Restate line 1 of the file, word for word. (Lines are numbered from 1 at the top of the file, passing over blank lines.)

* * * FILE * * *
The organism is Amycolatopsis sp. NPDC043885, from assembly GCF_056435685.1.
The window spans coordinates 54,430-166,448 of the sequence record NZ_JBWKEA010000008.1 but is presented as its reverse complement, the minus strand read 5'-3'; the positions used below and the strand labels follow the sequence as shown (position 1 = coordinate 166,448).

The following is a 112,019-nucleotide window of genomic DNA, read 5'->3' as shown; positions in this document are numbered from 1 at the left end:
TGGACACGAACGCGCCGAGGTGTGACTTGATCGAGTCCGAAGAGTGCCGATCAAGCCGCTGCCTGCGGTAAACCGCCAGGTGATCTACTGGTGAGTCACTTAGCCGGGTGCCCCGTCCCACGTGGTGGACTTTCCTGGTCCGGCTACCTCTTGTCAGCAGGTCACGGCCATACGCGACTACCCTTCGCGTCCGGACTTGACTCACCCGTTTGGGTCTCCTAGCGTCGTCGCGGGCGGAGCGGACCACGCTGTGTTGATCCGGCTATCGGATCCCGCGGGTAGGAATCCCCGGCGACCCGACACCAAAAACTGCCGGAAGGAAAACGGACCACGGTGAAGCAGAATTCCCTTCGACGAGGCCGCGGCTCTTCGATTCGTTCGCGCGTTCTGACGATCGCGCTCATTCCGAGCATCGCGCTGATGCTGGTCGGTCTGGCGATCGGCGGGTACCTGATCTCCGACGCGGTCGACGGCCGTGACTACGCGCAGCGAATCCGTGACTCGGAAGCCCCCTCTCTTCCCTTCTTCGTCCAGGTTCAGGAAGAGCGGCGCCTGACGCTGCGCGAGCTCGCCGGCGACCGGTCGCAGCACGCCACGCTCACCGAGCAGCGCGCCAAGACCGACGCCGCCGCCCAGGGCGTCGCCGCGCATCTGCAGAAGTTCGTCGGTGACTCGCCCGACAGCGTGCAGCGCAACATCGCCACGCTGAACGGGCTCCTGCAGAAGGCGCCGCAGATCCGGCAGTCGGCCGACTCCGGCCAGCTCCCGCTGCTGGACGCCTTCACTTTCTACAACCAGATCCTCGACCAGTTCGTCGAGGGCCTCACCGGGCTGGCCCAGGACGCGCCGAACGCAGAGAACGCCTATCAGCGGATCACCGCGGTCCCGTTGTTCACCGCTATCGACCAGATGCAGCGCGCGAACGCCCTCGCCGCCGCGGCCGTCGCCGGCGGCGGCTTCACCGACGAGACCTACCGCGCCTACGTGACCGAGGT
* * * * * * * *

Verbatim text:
The organism is Amycolatopsis sp. NPDC043885, from assembly GCF_056435685.1.